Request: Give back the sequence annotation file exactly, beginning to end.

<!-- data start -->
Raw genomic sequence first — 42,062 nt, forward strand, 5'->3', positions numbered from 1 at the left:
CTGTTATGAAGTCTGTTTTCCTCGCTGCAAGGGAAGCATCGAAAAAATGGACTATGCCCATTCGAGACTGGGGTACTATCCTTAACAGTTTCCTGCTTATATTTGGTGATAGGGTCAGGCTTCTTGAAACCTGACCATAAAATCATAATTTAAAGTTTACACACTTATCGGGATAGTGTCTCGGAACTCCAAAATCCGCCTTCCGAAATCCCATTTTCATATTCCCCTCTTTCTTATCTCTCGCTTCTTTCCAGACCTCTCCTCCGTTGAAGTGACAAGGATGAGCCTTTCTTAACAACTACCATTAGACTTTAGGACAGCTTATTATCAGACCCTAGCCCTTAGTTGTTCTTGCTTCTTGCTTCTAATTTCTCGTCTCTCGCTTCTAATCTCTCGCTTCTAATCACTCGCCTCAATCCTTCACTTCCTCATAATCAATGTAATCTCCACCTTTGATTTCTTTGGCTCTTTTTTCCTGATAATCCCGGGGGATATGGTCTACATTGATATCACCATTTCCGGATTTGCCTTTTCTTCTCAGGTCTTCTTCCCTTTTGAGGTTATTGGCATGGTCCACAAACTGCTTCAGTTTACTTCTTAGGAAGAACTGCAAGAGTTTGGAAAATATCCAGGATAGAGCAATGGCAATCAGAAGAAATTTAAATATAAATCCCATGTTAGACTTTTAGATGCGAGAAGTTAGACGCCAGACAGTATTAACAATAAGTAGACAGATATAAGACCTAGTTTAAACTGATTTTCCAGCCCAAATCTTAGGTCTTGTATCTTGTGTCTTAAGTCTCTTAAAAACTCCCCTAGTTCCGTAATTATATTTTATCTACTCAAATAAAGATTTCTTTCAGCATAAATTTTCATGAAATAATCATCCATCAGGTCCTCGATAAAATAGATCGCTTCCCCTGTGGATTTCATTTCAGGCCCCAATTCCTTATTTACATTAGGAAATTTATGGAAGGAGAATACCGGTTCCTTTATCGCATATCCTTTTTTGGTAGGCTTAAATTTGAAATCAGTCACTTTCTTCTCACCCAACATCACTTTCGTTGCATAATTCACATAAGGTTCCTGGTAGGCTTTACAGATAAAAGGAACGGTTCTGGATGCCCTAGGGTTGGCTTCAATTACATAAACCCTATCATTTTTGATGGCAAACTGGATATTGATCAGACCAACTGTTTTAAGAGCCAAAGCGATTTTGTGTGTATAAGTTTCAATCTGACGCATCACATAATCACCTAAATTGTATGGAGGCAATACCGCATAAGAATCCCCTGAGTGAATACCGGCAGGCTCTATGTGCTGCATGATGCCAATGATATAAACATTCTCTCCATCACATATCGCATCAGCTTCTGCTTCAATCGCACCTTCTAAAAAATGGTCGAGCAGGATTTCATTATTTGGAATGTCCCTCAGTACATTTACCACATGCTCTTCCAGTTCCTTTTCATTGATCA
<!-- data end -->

Raw genomic sequence first — 42,062 nt, forward strand, 5'->3', positions numbered from 1 at the left:
CTGTTATGAAGTCTGTTTTCCTCGCTGCAAGGGAAGCATCGAAAAAATGGACTATGCCCATTCGAGACTGGGGTACTATCCTTAACAGTTTCCTGCTTATATTTGGTGATAGGGTCAGGCTTCTTGAAACCTGACCATAAAATCATAATTTAAAGTTTACACACTTATCGGGATAGTGTCTCGGAACTCCAAAATCCGCCTTCCGAAATCCCATTTTCATATTCCCCTCTTTCTTATCTCTCGCTTCTTTCCAGACCTCTCCTCCGTTGAAGTGACAAGGATGAGCCTTTCTTAACAACTACCATTAGACTTTAGGACAGCTTATTATCAGACCCTAGCCCTTAGTTGTTCTTGCTTCTTGCTTCTAATTTCTCGTCTCTCGCTTCTAATCTCTCGCTTCTAATCACTCGCCTCAATCCTTCACTTCCTCATAATCAATGTAATCTCCACCTTTGATTTCTTTGGCTCTTTTTTCCTGATAATCCCGGGGGATATGGTCTACATTGATATCACCATTTCCGGATTTGCCTTTTCTTCTCAGGTCTTCTTCCCTTTTGAGGTTATTGGCATGGTCCACAAACTGCTTCAGTTTACTTCTTAGGAAGAACTGCAAGAGTTTGGAAAATATCCAGGATAGAGCAATGGCAATCAGAAGAAATTTAAATATAAATCCCATGTTAGACTTTTAGATGCGAGAAGTTAGACGCCAGACAGTATTAACAATAAGTAGACAGATATAAGACCTAGTTTAAACTGATTTTCCAGCCCAAATCTTAGGTCTTGTATCTTGTGTCTTAAGTCTCTTAAAAACTCCCCTAGTTCCGTAATTATATTTTATCTACTCAAATAAAGATTTCTTTCAGCATAAATTTTCATGAAATAATCATCCATCAGGTCCTCGATAAAATAGATCGCTTCCCCTGTGGATTTCATTTCAGGCCCCAATTCCTTATTTACATTAGGAAATTTATGGAAGGAGAATACCGGTTCCTTTATCGCATATCCTTTTTTGGTAGGCTTAAATTTGAAATCAGTCACTTTCTTCTCACCCAACATCACTTTCGTTGCATAATTCACATAAGGTTCCTGGTAGGCTTTACAGATAAAAGGAACGGTTCTGGATGCCCTAGGGTTGGCTTCAATTACATAAACCCTATCATTTTTGATGGCAAACTGGATATTGATCAGACCAACTGTTTTAAGAGCCAAAGCGATTTTGTGTGTATAAGTTTCAATCTGACGCATCACATAATCACCTAAATTGTATGGAGGCAATACCGCATAAGAATCCCCTGAGTGAATACCGGCAGGCTCTATGTGCTGCATGATGCCAATGATATAAACATTCTCTCCATCACATATCGCATCAGCTTCTGCTTCAATCGCACCTTCTAAAAAATGGTCGAGCAGGATTTCATTATTTGGAATGTCCCTCAGTACATTTACCACATGCTCTTCCAGTTCCTTTTCATTGATCA